Welcome to the Midwestern suburbs, where exciting things never happen. Well, almost never. After a near-death experience (choking on a hero sandwich), Beth (Emmy nominee Anne Heche, “Hung”) is revived only to realize she now has a direct line to God. Of course, her husband Tom (Michael Landes, “Final Destination 2”) is skeptical and dismissive – and his mistress (Alexandra Breckenridge, “American Horror Story”) is stunned to learn that her lover’s wife is now a prophet! But when inexplicable things begin to happen, everyone’s beliefs are tested. Beth starts to say and do things that shock her family and entrance her friends, but she isn’t going to be your typical “fire and brimstone” prophet. Let’s just say, if God had a desperate housewife as His mouthpiece, Beth would be it! She is the absolute last person on Earth who would be chosen. Then again, they say He works in mysterious ways. And this one is a real mystery!
The Gilchrists are just the average American family dealing with all the everyday issues – like a grown kid who’s forced to move back home, children who are smarter than their teachers and a stepmom (Jenna Elfman, “Dharma and Greg”) desperately trying to win over the kids. They’re loving, fun and a little crazy. In other words, just like everybody else. With one exception: they live in a very special house. The White House! Whether it’s entertaining foreign dignitaries, sneaking away for a night out, dealing with middle school crushes or putting out fires – figuratively and sometimes literally – there’s never a dull moment in the Gilchrist White House. For example, the First Son (Josh Gad, star of Broadway sensation “The Book of Mormon”) is one of the administration’s biggest liabilities, but also the glue that holds this family together. The President (Bill Pullman, “Independence Day,” “While You Were Sleeping”) knows too well that the only thing harder than being Head of State is being head of the family.
What happens when a foulmouthed satellite radio DJ – played by the multi-platinum selling artist and outrageously charming Dane Cook (“My Best Friend’s Girl”) – is forced to share the mic with a chipper NPR feminist? It’s anyone’s call in this sharp new comedy from producer Stephen Falk (“Weeds”) and Emmy-winning director Marc Buckland (“Grimm,” “My Name Is Earl”). It’s her first day in New York City, and 26-year-old Stella Hoobler (Collette Wolfe, “Young Adult”) is ready to take on the world. After a stint on public radio, she’s been hired to co-host the no-holds-barred show “Booty Calls with Cam Dunne.” Smart, spunky and passionate, Stella is determined to elevate the show beyond its boy’s-club-locker-room humor into a respected debate about men, women and the state of human relationships. But there’s a problem: Cam! She’s going to find out the hard way that he’s got no intention of sharing the spotlight, especially with someone like her. It’s going to be a tense fight, but with the station’s one rule being “make some noise,” Cam and Stella could be a winning combination – as long as they don’t knock each other out on their way to success.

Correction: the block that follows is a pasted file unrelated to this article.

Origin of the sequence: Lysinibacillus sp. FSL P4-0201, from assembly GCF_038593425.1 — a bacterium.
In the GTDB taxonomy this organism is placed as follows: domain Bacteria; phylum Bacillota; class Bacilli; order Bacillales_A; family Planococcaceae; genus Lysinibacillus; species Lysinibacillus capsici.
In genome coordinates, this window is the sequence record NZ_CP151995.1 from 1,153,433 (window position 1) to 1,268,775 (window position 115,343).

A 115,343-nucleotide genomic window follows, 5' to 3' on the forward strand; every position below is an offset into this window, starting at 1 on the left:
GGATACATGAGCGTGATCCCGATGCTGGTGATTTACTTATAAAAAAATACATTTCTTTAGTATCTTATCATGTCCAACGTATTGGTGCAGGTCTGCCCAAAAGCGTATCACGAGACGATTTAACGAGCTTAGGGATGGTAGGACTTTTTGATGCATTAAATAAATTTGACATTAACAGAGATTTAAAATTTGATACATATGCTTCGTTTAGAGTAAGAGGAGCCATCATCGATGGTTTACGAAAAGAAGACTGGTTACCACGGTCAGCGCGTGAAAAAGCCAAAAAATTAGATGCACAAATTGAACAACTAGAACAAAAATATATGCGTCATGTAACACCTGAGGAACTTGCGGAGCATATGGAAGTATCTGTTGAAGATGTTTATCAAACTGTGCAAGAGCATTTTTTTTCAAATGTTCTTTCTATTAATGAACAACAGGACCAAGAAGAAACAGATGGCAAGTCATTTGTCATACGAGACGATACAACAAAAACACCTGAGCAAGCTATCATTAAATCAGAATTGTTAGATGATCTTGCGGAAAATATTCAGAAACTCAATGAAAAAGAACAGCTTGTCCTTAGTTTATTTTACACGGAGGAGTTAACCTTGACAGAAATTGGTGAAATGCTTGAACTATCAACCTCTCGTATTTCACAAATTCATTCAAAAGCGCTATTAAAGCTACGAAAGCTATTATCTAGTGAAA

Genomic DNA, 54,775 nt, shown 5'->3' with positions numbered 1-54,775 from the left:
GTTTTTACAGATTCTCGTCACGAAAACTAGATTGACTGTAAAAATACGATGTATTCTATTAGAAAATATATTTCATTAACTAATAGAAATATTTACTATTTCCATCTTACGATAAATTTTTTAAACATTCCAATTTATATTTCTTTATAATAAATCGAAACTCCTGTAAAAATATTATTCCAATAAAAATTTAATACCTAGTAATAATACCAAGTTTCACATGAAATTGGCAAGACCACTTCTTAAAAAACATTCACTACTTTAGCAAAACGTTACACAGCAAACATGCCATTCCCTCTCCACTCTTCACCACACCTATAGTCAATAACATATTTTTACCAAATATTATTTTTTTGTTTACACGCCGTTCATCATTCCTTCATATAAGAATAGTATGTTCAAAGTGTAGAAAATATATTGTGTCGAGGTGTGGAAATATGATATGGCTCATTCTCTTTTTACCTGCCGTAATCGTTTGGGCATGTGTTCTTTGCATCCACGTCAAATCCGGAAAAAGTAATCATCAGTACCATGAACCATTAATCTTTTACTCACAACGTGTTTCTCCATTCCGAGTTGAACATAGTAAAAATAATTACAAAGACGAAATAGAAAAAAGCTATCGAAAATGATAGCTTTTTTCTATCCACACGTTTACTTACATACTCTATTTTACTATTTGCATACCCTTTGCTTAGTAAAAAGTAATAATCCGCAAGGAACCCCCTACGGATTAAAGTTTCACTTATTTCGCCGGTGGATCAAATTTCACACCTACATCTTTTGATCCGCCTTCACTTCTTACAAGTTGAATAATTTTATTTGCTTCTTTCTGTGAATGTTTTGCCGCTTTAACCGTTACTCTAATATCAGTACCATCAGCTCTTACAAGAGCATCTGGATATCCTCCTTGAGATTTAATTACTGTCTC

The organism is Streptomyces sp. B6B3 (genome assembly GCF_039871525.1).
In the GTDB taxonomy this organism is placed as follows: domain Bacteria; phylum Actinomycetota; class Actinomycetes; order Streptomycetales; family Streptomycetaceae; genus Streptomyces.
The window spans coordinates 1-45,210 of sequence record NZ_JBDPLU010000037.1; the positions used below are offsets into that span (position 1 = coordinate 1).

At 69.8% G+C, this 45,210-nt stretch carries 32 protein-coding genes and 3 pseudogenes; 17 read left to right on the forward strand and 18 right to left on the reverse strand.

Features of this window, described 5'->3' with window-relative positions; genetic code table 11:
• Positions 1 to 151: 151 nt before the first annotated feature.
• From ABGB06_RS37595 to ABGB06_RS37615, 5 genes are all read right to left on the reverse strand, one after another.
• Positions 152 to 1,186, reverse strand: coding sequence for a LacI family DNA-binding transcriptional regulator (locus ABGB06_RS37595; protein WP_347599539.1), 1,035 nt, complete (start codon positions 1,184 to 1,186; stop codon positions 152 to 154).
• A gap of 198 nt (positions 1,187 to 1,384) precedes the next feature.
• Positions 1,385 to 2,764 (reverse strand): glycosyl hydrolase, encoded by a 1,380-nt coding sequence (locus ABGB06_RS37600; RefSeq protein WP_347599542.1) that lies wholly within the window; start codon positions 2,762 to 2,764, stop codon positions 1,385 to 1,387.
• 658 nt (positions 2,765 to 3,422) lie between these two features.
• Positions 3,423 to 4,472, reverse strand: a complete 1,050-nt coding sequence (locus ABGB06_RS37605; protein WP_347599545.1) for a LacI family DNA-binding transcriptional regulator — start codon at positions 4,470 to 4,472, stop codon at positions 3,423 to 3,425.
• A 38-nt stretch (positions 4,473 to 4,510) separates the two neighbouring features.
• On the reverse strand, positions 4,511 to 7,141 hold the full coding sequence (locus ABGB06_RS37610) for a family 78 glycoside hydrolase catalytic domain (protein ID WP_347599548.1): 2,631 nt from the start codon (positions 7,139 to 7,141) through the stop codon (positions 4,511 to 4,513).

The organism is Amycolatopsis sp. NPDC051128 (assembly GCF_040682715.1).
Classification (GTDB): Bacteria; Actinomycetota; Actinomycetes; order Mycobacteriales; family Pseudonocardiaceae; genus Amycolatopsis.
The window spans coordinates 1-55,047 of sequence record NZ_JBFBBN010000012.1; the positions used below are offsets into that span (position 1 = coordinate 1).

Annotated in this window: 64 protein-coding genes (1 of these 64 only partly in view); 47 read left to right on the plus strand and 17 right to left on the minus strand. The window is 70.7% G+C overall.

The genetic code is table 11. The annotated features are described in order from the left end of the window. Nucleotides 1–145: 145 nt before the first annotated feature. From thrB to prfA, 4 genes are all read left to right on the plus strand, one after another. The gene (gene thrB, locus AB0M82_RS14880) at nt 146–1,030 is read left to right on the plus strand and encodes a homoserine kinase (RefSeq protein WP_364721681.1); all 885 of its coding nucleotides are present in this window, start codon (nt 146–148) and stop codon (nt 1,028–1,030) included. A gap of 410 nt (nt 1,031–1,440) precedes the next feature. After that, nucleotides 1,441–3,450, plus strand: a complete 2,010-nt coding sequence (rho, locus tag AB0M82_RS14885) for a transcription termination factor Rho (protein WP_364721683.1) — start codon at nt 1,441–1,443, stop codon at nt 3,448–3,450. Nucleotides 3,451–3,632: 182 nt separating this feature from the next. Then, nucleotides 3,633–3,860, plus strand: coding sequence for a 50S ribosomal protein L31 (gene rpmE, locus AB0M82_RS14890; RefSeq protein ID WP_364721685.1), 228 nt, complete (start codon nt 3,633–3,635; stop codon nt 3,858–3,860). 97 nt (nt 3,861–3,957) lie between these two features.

Our entire way of life depends on electricity. So what would happen if it just stopped working? Well, one day, like a switch turned off, the world is suddenly thrust back into the dark ages. Planes fall from the sky, hospitals shut down, and communication is impossible. And without any modern technology, who can tell us why? Now, 15 years later, life is back to what it once was long before the industrial revolution: families living in quiet cul-de-sacs, and when the sun goes down lanterns and candles are lit. Life is slower and sweeter. Or is it? On the fringes of small farming communities, danger lurks. And a young woman’s life is dramatically changed when a local militia arrives and kills her father, who mysteriously – and unbeknownst to her – had something to do with the blackout. This brutal encounter sets her and two unlikely companions off on a daring coming-of-age journey to find answers about the past in the hopes of reclaiming the future. From director Jon Favreau (“Iron Man,” “Iron Man 2”) and the fertile imaginations of J.J. Abrams (“Lost,” “Person of Interest”) and Eric Kripke (“Supernatural”), comes a surprising “what if” action-adventure series, where an unlikely hero will lead the world out of the dark. Literally.